It is easy to convert most of the fuel run vehicles into electrical ones, but there are a few cautions to be taken by a person, before going for such a change. The following are 3 things your chosen donor vehicle for your DIY electric car must be able to fulfil.
1) Donor car carrying capacity.
First of all, he has to look into, whether the vehicle proposed for conversion has adequate capacity to carry the battery system that will have to remain as a substitute for fuel, to provide required energy for the vehicle.
Here, there are two prime factors to consider before going for such a conversion. The first one is whether the vehicle’s suspension will be able to carry the weight of the batteries. This can be decided by bringing into use another type of battery, but everything will depend on your capacity to spend, as the most of the batteries producing higher density of energy, will be costing more.
2) Donor car space availability.
The next issue is whether the batteries you install will have enough space to fit into the vehicle meant for conversion. For a proper range and acceleration required for your electrical vehicle, you will have to acquire about 20 numbers of 12 volt lead acid batteries, which require adequate storing space in the vehicle, for being fitted in a safe manner.
It is for this reason that the light trucks are mostly preferred for electrical conversion and another ideal choice is the strong light sedans.
3) Donor car braking capacity.
Another point of consideration here is whether the vehicle’s braking system is able to handle the additional weight of the heavy batteries being installed.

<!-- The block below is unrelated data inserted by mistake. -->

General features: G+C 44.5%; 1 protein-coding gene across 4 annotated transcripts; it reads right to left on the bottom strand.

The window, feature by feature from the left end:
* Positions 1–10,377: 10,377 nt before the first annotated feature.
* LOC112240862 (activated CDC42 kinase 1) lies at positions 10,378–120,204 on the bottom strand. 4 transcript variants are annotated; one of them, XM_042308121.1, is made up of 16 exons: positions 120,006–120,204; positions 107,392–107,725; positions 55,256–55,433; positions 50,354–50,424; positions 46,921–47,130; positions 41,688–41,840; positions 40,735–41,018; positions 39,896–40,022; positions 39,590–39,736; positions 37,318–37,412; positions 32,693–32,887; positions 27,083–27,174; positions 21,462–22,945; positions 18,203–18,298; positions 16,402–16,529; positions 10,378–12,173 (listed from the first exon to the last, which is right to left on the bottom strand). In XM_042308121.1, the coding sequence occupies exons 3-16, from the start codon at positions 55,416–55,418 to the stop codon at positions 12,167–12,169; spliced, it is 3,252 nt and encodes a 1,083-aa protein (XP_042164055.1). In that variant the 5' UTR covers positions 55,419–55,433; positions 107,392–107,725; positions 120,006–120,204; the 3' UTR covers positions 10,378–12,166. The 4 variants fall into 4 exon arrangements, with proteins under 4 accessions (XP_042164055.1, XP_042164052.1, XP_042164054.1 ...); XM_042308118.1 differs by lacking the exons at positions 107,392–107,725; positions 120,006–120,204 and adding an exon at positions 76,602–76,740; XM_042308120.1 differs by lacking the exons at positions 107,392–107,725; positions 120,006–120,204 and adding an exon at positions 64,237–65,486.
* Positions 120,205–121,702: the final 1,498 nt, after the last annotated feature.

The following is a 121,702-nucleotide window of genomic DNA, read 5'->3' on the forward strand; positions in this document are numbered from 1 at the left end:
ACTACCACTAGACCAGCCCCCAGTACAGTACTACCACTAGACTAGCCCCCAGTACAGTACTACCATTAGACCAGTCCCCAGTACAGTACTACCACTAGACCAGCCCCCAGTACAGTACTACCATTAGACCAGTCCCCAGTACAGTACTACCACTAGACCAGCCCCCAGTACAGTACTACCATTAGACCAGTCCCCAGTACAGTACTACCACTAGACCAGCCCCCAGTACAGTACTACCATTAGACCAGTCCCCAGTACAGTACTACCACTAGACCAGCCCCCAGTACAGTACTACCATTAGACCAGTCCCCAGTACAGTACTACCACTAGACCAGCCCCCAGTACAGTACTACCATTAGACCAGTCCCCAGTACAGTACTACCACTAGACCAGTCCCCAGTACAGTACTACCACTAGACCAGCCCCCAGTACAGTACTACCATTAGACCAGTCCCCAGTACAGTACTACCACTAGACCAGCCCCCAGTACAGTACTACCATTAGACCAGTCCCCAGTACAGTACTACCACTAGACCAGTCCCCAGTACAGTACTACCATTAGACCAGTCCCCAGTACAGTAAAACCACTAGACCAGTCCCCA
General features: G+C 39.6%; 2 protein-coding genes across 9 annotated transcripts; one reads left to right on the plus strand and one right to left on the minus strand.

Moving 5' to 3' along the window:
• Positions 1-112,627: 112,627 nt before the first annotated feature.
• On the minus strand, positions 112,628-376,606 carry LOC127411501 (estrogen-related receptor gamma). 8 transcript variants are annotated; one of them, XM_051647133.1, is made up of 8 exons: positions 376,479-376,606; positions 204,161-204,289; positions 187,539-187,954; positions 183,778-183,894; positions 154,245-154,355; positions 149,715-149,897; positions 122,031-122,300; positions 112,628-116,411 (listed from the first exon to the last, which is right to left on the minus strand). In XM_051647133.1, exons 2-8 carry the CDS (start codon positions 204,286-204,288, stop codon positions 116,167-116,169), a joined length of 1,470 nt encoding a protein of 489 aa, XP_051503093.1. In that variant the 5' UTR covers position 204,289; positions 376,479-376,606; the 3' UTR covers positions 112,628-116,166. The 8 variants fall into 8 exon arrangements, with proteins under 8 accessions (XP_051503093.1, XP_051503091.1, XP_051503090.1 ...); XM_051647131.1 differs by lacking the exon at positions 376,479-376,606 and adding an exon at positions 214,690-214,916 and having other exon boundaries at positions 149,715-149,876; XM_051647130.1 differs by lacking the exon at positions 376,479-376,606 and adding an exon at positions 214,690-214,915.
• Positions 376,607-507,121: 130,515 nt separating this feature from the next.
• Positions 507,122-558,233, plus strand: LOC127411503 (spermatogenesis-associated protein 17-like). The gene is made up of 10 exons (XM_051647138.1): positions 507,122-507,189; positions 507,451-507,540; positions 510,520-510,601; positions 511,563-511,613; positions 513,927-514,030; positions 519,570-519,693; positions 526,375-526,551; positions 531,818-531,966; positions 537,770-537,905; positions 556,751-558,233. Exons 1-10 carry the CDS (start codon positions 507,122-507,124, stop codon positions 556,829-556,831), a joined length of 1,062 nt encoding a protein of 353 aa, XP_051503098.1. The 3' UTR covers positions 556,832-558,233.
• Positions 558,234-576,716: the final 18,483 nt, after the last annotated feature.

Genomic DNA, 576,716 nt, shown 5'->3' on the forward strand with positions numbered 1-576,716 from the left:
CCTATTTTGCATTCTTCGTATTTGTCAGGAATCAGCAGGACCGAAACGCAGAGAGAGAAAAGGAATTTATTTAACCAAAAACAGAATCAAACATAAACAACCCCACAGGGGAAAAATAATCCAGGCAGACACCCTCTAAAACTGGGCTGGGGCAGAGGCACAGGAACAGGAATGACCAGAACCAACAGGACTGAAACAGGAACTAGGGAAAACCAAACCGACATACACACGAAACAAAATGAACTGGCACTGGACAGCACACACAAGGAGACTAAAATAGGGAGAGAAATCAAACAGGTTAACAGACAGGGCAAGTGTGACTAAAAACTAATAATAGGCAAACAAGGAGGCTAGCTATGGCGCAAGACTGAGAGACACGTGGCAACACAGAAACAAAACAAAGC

This is a very crucial point for consideration because, if the brakes fail eventually, there will be a great risk for you and your family. Before going for installation of the batteries, the first thing you have to do is to calculate the net weight difference, after placing the battery sets, inside the vehicle.
To accomplish this successfully, you need to know the total number of deep cycle batteries you have to bring into use and the individual weight of each one of them. Normally the suppliers will be able to give you the average weight.
If you know the weight of the batteries and also the weight of the electric motor, these can be added and the weight of all the previously used gas components deducted from that total, to get the net weight.
The weight of a full tank of gas and that of the radiator fuel has also to be similarly added. If you deduct the gas vehicle component’s weight from the total weight of the battery and the motor, you will be able to ascertain the net increase in weight.
This way you will be able to decide what exactly will be the increase in the net weight and determine the quantum of impact that would have on the braking system. If the increase in the additional weight is substantial and over 500 pounds, it will be ideal to obtain the expert opinion of a brake specialist, in order to ensure that the braking system functions without problems.
The emphasis here is that before converting a gas vehicle into an electrical one, the suspension capacity and the impact on the braking system have to be examined. This will decide the comfort of your electrical vehicle ride and the safety of the travel.